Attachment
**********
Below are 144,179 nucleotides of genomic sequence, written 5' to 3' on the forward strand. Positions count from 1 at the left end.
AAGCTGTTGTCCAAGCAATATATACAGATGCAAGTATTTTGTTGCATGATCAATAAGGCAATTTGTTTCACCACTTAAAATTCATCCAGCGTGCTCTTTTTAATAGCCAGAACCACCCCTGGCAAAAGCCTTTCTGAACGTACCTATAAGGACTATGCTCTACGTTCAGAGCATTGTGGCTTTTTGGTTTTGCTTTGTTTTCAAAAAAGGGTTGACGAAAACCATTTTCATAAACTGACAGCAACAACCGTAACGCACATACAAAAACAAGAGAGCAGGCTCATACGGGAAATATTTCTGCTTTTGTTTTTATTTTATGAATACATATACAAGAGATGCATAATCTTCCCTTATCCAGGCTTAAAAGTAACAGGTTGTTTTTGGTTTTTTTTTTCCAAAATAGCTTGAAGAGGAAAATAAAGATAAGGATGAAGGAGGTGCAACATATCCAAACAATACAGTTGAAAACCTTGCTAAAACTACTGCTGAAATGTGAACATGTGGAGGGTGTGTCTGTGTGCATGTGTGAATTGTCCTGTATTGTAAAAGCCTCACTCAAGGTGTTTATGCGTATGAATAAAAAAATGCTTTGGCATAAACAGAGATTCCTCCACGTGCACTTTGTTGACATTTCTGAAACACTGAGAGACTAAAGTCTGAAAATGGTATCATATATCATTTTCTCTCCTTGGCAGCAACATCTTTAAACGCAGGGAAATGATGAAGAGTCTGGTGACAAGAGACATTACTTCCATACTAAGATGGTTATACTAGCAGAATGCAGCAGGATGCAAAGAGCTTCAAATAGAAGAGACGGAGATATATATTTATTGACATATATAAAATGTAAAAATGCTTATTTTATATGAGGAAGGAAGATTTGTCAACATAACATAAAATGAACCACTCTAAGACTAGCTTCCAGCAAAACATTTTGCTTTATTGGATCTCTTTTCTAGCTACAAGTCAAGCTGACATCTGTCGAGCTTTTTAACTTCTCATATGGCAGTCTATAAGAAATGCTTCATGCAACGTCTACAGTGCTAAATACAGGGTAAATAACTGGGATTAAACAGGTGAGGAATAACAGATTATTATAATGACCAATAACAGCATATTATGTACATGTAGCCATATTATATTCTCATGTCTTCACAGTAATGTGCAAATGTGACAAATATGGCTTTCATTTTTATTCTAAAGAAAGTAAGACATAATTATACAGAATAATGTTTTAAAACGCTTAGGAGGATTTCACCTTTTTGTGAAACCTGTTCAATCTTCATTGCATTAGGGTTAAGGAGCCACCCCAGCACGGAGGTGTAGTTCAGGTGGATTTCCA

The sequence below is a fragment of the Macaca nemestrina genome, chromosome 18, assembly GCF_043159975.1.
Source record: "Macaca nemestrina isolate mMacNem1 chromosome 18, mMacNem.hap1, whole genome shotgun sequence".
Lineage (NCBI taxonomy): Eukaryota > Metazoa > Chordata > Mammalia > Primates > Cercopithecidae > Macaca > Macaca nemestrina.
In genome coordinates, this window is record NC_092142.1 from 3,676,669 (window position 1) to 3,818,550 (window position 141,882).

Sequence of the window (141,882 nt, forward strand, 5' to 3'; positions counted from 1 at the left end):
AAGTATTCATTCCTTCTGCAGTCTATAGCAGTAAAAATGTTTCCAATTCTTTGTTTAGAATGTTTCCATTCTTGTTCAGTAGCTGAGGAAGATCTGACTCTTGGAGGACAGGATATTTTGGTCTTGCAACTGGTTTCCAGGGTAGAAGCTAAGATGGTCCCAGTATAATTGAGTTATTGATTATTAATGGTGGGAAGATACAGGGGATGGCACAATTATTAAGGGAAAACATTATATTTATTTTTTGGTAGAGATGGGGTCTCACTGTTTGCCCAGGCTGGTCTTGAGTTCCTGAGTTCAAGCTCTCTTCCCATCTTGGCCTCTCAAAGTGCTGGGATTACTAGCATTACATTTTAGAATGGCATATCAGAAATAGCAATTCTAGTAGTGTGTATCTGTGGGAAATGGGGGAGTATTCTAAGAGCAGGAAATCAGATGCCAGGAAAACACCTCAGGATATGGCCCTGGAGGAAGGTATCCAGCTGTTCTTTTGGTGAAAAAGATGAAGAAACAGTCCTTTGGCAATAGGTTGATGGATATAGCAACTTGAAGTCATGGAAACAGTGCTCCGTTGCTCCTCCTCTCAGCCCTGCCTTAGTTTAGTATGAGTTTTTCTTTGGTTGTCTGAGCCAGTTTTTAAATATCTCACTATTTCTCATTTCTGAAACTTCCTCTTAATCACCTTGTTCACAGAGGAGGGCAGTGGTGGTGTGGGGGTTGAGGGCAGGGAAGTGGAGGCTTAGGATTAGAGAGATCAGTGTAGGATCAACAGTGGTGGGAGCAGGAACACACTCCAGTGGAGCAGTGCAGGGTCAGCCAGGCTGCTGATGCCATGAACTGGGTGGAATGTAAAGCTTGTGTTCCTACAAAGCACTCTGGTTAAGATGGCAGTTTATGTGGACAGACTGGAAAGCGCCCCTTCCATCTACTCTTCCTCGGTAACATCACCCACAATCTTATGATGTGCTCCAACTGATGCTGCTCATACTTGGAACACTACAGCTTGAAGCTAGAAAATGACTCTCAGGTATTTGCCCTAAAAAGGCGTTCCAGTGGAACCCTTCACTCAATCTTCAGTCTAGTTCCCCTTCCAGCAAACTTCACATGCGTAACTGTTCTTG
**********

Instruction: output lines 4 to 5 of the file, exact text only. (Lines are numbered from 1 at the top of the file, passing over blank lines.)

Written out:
Source record: "Macaca nemestrina isolate mMacNem1 chromosome 18, mMacNem.hap1, whole genome shotgun sequence".
Lineage (NCBI taxonomy): Eukaryota > Metazoa > Chordata > Mammalia > Primates > Cercopithecidae > Macaca > Macaca nemestrina.